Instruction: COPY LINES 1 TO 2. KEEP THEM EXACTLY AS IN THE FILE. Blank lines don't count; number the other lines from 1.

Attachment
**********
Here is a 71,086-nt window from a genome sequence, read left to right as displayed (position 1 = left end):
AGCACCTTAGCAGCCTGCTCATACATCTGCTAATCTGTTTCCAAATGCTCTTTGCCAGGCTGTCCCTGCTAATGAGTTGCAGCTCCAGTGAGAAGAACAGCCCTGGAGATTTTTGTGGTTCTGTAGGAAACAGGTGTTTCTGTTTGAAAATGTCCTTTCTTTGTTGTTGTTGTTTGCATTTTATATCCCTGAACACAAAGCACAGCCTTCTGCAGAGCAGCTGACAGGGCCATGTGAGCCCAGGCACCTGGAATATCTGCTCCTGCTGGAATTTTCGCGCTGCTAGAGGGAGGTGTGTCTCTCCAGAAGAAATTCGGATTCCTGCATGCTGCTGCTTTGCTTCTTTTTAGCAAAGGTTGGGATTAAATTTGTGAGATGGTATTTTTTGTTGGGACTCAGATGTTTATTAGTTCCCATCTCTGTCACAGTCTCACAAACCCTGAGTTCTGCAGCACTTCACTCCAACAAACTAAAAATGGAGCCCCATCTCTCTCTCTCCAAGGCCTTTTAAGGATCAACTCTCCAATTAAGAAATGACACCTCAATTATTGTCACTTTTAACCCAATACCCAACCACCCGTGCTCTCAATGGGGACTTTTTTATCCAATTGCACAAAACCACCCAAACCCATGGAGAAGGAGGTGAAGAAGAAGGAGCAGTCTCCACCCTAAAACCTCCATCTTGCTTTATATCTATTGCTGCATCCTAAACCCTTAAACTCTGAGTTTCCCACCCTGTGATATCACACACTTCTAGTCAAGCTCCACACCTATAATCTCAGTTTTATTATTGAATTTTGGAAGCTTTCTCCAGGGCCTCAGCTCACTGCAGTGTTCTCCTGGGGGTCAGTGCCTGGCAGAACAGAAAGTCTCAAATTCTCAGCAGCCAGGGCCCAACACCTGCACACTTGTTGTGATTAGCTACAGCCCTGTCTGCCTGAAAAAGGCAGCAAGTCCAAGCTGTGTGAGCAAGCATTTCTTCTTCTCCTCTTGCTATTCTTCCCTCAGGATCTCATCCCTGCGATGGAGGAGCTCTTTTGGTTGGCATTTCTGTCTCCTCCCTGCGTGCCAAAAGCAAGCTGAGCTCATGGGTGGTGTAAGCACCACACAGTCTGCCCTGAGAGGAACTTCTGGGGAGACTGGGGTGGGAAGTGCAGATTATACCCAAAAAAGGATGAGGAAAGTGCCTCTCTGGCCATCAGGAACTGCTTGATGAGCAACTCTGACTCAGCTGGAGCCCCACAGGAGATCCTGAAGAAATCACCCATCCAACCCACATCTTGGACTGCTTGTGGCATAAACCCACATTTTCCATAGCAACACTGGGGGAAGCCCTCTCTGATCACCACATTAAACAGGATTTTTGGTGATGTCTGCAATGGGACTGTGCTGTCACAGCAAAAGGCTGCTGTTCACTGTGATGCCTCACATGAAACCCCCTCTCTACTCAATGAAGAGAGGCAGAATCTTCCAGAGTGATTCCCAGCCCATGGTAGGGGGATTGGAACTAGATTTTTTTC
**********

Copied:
Here is a 71,086-nt window from a genome sequence, read left to right as displayed (position 1 = left end):
AGCACCTTAGCAGCCTGCTCATACATCTGCTAATCTGTTTCCAAATGCTCTTTGCCAGGCTGTCCCTGCTAATGAGTTGCAGCTCCAGTGAGAAGAACAGCCCTGGAGATTTTTGTGGTTCTGTAGGAAACAGGTGTTTCTGTTTGAAAATGTCCTTTCTTTGTTGTTGTTGTTTGCATTTTATATCCCTGAACACAAAGCACAGCCTTCTGCAGAGCAGCTGACAGGGCCATGTGAGCCCAGGCACCTGGAATATCTGCTCCTGCTGGAATTTTCGCGCTGCTAGAGGGAGGTGTGTCTCTCCAGAAGAAATTCGGATTCCTGCATGCTGCTGCTTTGCTTCTTTTTAGCAAAGGTTGGGATTAAATTTGTGAGATGGTATTTTTTGTTGGGACTCAGATGTTTATTAGTTCCCATCTCTGTCACAGTCTCACAAACCCTGAGTTCTGCAGCACTTCACTCCAACAAACTAAAAATGGAGCCCCATCTCTCTCTCTCCAAGGCCTTTTAAGGATCAACTCTCCAATTAAGAAATGACACCTCAATTATTGTCACTTTTAACCCAATACCCAACCACCCGTGCTCTCAATGGGGACTTTTTTATCCAATTGCACAAAACCACCCAAACCCATGGAGAAGGAGGTGAAGAAGAAGGAGCAGTCTCCACCCTAAAACCTCCATCTTGCTTTATATCTATTGCTGCATCCTAAACCCTTAAACTCTGAGTTTCCCACCCTGTGATATCACACACTTCTAGTCAAGCTCCACACCTATAATCTCAGTTTTATTATTGAATTTTGGAAGCTTTCTCCAGGGCCTCAGCTCACTGCAGTGTTCTCCTGGGGGTCAGTGCCTGGCAGAACAGAAAGTCTCAAATTCTCAGCAGCCAGGGCCCAACACCTGCACACTTGTTGTGATTAGCTACAGCCCTGTCTGCCTGAAAAAGGCAGCAAGTCCAAGCTGTGTGAGCAAGCATTTCTTCTTCTCCTCTTGCTATTCTTCCCTCAGGATCTCATCCCTGCGATGGAGGAGCTCTTTTGGTTGGCATTTCTGTCTCCTCCCTGCGTGCCAAAAGCAAGCTGAGCTCATGGGTGGTGTAAGCACCACACAGTCTGCCCTGAGAGGAACTTCTGGGGAGACTGGGGTGGGAAGTGCAGATTATACCCAAAAAAGGATGAGGAAAGTGCCTCTCTGGCCATCAGGAACTGCTTGATGAGCAACTCTGACTCAGCTGGAGCCCCACAGGAGATCCTGAAGAAATCACCCATCCAACCCACATCTTGGACTGCTTGTGGCATAAACCCACATTTTCCATAGCAACACTGGGGGAAGCCCTCTCTGATCACCACATTAAACAGGATTTTTGGTGATGTCTGCAATGGGACTGTGCTGTCACAGCAAAAGGCTGCTGTTCACTGTGATGCCTCACATGAAACCCCCTCTCTACTCAATGAAGAGAGGCAGAATCTTCCAGAGTGATTCCCAGCCCATGGTAGGGGGATTGGAACTAGATTTTTTTC